South Bristol’s Gamage Shipyard will launch its first new build of a boat in nearly 40 years this spring.
The shipyard has functioned mainly as a marina and storage site, as well as a full-service refit and restoration shop, since launching its last new build in 1981.
In 2015, owner Rory Cowan hired Mike Tatro, general manager at Gamage Shipyard, to bring skilled boat builders onto the crew and get back to the yard’s roots building new vessels.
The shipyard currently has two recreational vessels under construction, both due to launch later this spring: a Holland 32 and a Flowers 38. The Holland 32 is a complete new build that started with a bare hull, while the Flowers 38 is the completion of a build started by a different shipyard.
The Holland 32 is a Downeast boat, a traditional style modeled on the design of working lobster boats. It is 32 feet long.
The Holland 32 under construction at Gamage is a spec boat designed as a pleasure boat, or day boat. Gamage is building and launching the boat as part of the shipyard’s effort to get the word out that it is back in the boat-building business.
Tatro said the shipyard will offer the boat for sale after its completion and follow-up sea trials, aiming for Memorial Day weekend. He expects the boat to sell for around $200,000.
The boat will be jam-packed with modern amenities like electricity, a galley, a small head, and a potable water system.
For the nautically naive, a galley refers to a boat’s kitchen and the head is the bathroom.
“It’ll be basically like a floating apartment,” Dylan Chase, lead boat builder on the Holland 32, said.
The boat-building process began in September 2019 with a bare hull made of composite fiberglass, purchased from Holland’s Boat Shop in Belfast. This provides a blank slate that allows for construction of a meticulously customized boat.
First, Tatro, as general manager, introduces the concept and design of how the boat will be built and then he and Chase communicate back and forth to determine the best and most practical layout and design as the project moves along.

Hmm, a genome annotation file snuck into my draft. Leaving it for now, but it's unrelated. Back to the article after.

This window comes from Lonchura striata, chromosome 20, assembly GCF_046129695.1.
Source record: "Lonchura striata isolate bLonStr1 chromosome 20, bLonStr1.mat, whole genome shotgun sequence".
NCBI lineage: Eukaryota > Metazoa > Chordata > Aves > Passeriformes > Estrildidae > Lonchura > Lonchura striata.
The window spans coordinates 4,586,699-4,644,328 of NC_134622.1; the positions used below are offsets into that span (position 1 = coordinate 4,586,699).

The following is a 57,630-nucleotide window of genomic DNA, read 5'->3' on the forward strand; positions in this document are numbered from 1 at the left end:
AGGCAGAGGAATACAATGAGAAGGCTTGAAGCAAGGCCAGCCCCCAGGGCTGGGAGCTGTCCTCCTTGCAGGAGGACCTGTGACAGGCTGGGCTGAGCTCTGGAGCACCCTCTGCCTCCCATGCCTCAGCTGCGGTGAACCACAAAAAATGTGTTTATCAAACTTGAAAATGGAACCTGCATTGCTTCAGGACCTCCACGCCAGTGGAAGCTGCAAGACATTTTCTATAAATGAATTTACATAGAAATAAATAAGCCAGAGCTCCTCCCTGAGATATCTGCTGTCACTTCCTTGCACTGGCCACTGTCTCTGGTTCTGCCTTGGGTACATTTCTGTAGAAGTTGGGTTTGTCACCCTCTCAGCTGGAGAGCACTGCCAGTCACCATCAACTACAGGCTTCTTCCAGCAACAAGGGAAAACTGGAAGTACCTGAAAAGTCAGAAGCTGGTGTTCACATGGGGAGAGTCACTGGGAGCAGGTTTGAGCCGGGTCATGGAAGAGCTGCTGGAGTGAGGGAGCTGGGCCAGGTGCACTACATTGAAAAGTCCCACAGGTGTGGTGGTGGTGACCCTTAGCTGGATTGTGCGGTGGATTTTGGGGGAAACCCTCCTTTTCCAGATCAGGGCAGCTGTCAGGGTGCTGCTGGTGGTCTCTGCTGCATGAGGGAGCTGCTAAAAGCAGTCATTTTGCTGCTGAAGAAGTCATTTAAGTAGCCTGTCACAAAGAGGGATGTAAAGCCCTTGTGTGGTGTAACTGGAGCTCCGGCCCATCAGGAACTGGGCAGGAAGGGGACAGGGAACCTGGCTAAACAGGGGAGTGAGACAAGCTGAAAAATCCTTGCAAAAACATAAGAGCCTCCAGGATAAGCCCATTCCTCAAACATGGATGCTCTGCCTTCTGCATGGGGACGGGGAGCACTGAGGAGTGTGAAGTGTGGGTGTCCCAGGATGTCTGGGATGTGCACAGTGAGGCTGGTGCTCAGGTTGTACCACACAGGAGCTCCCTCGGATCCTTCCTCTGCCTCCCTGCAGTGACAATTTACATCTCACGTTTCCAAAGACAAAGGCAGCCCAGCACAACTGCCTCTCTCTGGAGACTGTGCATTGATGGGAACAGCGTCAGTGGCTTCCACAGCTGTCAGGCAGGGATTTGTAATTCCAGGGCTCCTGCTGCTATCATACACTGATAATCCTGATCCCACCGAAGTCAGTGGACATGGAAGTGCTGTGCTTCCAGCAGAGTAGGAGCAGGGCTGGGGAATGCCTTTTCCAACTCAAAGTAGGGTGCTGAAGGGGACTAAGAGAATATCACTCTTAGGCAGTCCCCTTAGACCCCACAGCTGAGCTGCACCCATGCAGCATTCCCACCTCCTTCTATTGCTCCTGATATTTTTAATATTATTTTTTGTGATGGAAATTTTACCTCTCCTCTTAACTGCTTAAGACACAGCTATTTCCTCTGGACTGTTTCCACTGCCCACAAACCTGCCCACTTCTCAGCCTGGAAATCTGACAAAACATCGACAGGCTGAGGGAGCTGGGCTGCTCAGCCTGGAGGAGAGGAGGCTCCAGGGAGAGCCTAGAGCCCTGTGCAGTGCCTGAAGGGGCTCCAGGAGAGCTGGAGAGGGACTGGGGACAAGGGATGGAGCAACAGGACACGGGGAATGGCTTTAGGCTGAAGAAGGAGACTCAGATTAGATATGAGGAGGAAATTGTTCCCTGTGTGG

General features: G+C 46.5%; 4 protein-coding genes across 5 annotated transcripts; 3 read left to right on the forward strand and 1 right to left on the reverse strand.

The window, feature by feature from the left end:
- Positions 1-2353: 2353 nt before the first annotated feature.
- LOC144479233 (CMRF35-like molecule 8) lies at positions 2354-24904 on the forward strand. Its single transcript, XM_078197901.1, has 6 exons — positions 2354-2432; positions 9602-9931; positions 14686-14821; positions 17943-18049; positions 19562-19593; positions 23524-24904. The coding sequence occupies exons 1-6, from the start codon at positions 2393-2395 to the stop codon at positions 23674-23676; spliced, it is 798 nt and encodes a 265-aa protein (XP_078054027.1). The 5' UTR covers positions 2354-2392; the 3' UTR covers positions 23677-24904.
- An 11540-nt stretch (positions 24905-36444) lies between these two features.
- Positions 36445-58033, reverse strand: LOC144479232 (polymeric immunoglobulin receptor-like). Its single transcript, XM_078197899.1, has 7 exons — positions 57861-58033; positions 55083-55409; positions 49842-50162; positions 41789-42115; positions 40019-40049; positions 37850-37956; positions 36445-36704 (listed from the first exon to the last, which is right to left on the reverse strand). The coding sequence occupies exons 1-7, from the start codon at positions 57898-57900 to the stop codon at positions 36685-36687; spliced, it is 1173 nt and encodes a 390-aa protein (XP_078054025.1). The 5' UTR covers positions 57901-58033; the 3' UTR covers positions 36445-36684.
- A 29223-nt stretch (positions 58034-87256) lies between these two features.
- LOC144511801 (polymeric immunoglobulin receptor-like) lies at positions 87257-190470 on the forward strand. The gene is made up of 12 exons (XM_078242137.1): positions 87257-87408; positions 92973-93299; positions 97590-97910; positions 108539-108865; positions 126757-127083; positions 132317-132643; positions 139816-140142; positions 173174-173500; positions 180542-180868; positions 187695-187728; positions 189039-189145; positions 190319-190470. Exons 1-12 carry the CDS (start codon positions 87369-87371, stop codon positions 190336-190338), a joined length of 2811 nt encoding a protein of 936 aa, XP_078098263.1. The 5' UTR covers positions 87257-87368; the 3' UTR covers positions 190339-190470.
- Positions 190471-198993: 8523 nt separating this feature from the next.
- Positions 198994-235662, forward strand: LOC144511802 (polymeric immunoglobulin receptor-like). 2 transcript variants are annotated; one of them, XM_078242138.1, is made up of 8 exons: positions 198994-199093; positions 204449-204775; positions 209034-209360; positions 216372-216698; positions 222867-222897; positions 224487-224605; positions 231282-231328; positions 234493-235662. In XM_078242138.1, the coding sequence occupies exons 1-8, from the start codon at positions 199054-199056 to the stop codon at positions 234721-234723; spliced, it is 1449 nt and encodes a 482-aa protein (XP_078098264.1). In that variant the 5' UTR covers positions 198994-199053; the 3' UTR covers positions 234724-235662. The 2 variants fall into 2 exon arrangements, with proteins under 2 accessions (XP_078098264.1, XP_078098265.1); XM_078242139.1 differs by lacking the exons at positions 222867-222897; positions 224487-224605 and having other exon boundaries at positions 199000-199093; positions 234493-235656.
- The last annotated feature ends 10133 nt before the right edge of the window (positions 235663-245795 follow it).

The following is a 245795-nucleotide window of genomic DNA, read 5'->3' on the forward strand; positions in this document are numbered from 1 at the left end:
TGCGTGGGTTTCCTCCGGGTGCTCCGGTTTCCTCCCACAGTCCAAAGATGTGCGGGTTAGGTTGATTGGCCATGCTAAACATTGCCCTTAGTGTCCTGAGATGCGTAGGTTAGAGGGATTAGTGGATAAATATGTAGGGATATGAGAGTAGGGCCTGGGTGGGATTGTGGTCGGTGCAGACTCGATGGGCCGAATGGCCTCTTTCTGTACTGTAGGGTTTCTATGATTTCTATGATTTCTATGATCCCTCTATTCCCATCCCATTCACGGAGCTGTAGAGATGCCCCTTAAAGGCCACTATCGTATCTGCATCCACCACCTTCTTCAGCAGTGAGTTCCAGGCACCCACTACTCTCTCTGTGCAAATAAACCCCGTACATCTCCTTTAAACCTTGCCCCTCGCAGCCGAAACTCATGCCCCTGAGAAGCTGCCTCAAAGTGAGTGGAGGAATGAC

The process appears to be a kind of puzzle, figuring out what systems can fit, and where, inside the bare hull.
Tatro said that first the essentials must be installed, like the engine system, the shaft, and the steering system.
Then, all the extras can be fitted into place.
“So you start doing a map of everything you want in the boat, which is usually about five times as much as can really fit, and start figuring out where you’re going to put everything,” Tatro said.
At this point, the installation begins in a sequential and orderly way to ensure that everything from the layout fits practically into the hull.
Tatro said this particular Holland 32 has been equipped with a 350-horsepower engine that will allow the boat to comfortably cruise at 20-24 knots, or nautical miles per hour.
He said in-house sea trials will start in early May so the crew can work out any bugs.
“I’ve never seen a boat come out of a new build without any issues,” Tatro said, so something always needs to be fixed or tweaked.
The Gamage Shipyard website describes its 149-year history in detail.
The shipyard began its long tradition of boat building in 1871 when Albion and Menzies Gamage bought the property on the South Bristol waterfront.
Over the next 50 years, the brothers built more than 88 sail and steam-powered boats, many of which were fishing vessels that ended up in the Boothbay, Southport, and Gloucester, Mass. fleets.
In 1924, Harvey Gamage bought the property from his cousin, Elliot Gamage, continuing nearly a century of intermittent Gamage ownership of the property. The next 52 years saw the Harvey F. Gamage Bristol Yacht Building Co. and Harvey Gamage Shipbuilders build “more than 288 sailboats, powerboats, draggers, scallopers and windjammers.”
During World War II, the shipyard was dedicated full-time to the construction of wooden military vessels, such as minesweepers and ship’s tenders.
The last newly built boat it launched was the 55-foot fishing vessel Windsong, built for Jim Fossett, of New Harbor, in 1981.
Gamage Shipyard is planning a community event to commemorate the launch of the new Holland 32 in late spring.
For more information, contact Gamage Shipyard at 644-8181.